Thursday, March 14, 2013

Children in Need

On the 16th November, the BBC held its 32nd annual appeal known as ‘BBC Children in Need’. A successful evening was had, as the total raised during the televised event was just short of £27 million. By the time the appeal closes for the year, the amount raised is likely to have been doubled.

However, for me, the success of BBC Children in Need is overshadowed by the very name (and I am not alluding to the bad press the BBC has experienced this year). The words ‘children in need’ are the key issue. The very fact that we, as a so-called civilised society, even need to have a public fund-raising event for children’s well-being, the aim of which is to enable every child to have a childhood that is ‘safe, happy and secure’ and ‘allows children the chance to reach their potential’, is in itself a terrible indictment of our society.

One of my professional roles is as the Named Doctor for Safeguarding Children for NHS North Lincolnshire. It is a role from which I dearly wish I could be made redundant. However, every month or two, I attend a committee which exists purely to perform ‘serious case reviews’; each review being about one or more North Lincolnshire children who have been neglected or abused in various ways. Sadly, it is never necessary to cancel a meeting for the want of agenda items.

Elizabeth Barrett Browning, in her 1844 poem, ‘The Cry of the Children’, wrote ‘Do you hear the children weeping, O my brothers/ere the sorrow comes with years’. That there is ever a need for children to weep is a burden we all share as members of a society which turns a blind eye to abuse when it is to the betterment of other motives. Yet we continue to assuage the guilt of that betrayal by donating large sums of money once per year, as though that makes good our society’s shameful negligence in securing and ensuring every child’s safety. Our aim should not be to raise even more money so as to beat the previous year’s total. Our constant focus should be to eradicate the dangers to children within our society, by everyone adopting a higher level of awareness and a zero-tolerance approach to every type of abuse.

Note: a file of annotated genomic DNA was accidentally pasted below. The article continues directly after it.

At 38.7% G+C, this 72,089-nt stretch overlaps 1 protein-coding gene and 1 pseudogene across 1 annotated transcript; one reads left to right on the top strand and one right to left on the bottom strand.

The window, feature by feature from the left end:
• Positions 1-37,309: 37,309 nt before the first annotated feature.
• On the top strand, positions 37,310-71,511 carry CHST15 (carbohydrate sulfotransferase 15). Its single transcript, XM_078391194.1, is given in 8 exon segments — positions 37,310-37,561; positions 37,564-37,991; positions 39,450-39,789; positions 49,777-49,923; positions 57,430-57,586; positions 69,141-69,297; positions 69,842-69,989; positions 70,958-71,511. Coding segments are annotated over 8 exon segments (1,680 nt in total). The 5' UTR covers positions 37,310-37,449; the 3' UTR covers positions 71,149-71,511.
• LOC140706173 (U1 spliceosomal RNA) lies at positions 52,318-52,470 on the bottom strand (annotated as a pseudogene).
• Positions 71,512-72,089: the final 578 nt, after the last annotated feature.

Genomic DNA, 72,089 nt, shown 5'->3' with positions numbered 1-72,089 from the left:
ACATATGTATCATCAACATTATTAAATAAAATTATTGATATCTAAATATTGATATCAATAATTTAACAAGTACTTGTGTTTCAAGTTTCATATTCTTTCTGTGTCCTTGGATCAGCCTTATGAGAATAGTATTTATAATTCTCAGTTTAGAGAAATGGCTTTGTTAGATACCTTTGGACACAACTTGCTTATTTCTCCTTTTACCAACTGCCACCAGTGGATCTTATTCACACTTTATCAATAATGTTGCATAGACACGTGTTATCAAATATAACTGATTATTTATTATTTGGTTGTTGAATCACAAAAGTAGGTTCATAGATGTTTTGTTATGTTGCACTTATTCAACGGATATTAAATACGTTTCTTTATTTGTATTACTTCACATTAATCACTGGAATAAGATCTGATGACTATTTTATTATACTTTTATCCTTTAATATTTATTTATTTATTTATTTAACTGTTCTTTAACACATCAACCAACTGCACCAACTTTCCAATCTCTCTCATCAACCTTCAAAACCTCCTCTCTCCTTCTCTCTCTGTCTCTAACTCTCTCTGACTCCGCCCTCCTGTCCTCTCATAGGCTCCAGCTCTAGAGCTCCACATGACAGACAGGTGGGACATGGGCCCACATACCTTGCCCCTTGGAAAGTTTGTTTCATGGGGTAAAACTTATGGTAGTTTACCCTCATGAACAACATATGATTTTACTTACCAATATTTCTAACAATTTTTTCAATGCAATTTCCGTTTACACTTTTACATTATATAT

Children, those symbols of the miracle of new human life, are intensely vulnerable. Too many of them are carrying painful burdens, when they should be experiencing the innocence and happiness of childhood. ‘The place is very well and quiet and the children only scream in a low voice’, wrote Lord Byron in 1813, when communicating with Lady Melbourne. In 2012, we should be ashamed to even contemplate the writing of such sentiment, let alone hold the knowledge that there are children doing precisely what Byron described for fear of further abuse if heard. As the Chief Rabbi, Lord Sacks, said in a recent Radio 4 Thought for the Day, ‘Never let us be deaf to the cry of a child.’

(First published in the Scunthorpe Telegraph, Thursday, 29th November 2012)

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